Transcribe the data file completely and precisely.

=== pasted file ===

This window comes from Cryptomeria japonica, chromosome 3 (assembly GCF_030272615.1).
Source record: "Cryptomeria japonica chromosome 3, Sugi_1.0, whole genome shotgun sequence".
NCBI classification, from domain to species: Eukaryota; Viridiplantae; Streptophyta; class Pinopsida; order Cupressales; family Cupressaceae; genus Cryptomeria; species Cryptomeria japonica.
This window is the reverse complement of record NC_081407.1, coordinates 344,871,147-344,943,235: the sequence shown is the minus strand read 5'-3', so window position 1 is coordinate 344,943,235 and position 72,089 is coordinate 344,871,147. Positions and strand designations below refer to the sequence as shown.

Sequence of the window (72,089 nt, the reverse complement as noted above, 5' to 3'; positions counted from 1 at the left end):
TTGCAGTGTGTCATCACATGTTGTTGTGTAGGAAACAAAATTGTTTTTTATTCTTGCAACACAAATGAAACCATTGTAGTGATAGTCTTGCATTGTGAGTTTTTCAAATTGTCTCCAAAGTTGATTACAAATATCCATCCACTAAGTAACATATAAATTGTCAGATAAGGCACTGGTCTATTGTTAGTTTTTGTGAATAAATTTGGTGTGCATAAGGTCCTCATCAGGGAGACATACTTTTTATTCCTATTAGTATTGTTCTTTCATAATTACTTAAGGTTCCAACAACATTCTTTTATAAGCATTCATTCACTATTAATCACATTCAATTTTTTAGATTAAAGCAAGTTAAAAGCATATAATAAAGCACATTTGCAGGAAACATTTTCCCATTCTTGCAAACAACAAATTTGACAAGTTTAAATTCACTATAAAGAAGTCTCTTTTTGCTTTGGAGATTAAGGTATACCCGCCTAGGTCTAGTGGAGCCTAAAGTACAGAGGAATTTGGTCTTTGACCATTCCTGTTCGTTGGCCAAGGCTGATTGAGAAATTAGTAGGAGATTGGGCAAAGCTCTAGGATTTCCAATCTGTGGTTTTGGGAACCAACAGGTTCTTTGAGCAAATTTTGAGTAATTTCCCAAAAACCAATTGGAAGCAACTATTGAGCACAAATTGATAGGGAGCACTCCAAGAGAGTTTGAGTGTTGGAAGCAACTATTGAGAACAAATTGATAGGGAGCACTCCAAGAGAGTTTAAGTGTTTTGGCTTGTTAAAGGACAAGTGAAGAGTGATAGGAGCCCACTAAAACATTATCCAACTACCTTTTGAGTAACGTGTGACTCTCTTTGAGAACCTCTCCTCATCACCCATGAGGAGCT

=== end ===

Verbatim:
This window comes from Cryptomeria japonica, chromosome 3 (assembly GCF_030272615.1).
Source record: "Cryptomeria japonica chromosome 3, Sugi_1.0, whole genome shotgun sequence".
NCBI classification, from domain to species: Eukaryota; Viridiplantae; Streptophyta; class Pinopsida; order Cupressales; family Cupressaceae; genus Cryptomeria; species Cryptomeria japonica.
This window is the reverse complement of record NC_081407.1, coordinates 344,871,147-344,943,235: the sequence shown is the minus strand read 5'-3', so window position 1 is coordinate 344,943,235 and position 72,089 is coordinate 344,871,147. Positions and strand designations below refer to the sequence as shown.

Sequence of the window (72,089 nt, the reverse complement as noted above, 5' to 3'; positions counted from 1 at the left end):
TTGCAGTGTGTCATCACATGTTGTTGTGTAGGAAACAAAATTGTTTTTTATTCTTGCAACACAAATGAAACCATTGTAGTGATAGTCTTGCATTGTGAGTTTTTCAAATTGTCTCCAAAGTTGATTACAAATATCCATCCACTAAGTAACATATAAATTGTCAGATAAGGCACTGGTCTATTGTTAGTTTTTGTGAATAAATTTGGTGTGCATAAGGTCCTCATCAGGGAGACATACTTTTTATTCCTATTAGTATTGTTCTTTCATAATTACTTAAGGTTCCAACAACATTCTTTTATAAGCATTCATTCACTATTAATCACATTCAATTTTTTAGATTAAAGCAAGTTAAAAGCATATAATAAAGCACATTTGCAGGAAACATTTTCCCATTCTTGCAAACAACAAATTTGACAAGTTTAAATTCACTATAAAGAAGTCTCTTTTTGCTTTGGAGATTAAGGTATACCCGCCTAGGTCTAGTGGAGCCTAAAGTACAGAGGAATTTGGTCTTTGACCATTCCTGTTCGTTGGCCAAGGCTGATTGAGAAATTAGTAGGAGATTGGGCAAAGCTCTAGGATTTCCAATCTGTGGTTTTGGGAACCAACAGGTTCTTTGAGCAAATTTTGAGTAATTTCCCAAAAACCAATTGGAAGCAACTATTGAGCACAAATTGATAGGGAGCACTCCAAGAGAGTTTGAGTGTTGGAAGCAACTATTGAGAACAAATTGATAGGGAGCACTCCAAGAGAGTTTAAGTGTTTTGGCTTGTTAAAGGACAAGTGAAGAGTGATAGGAGCCCACTAAAACATTATCCAACTACCTTTTGAGTAACGTGTGACTCTCTTTGAGAACCTCTCCTCATCACCCATGAGGAGCT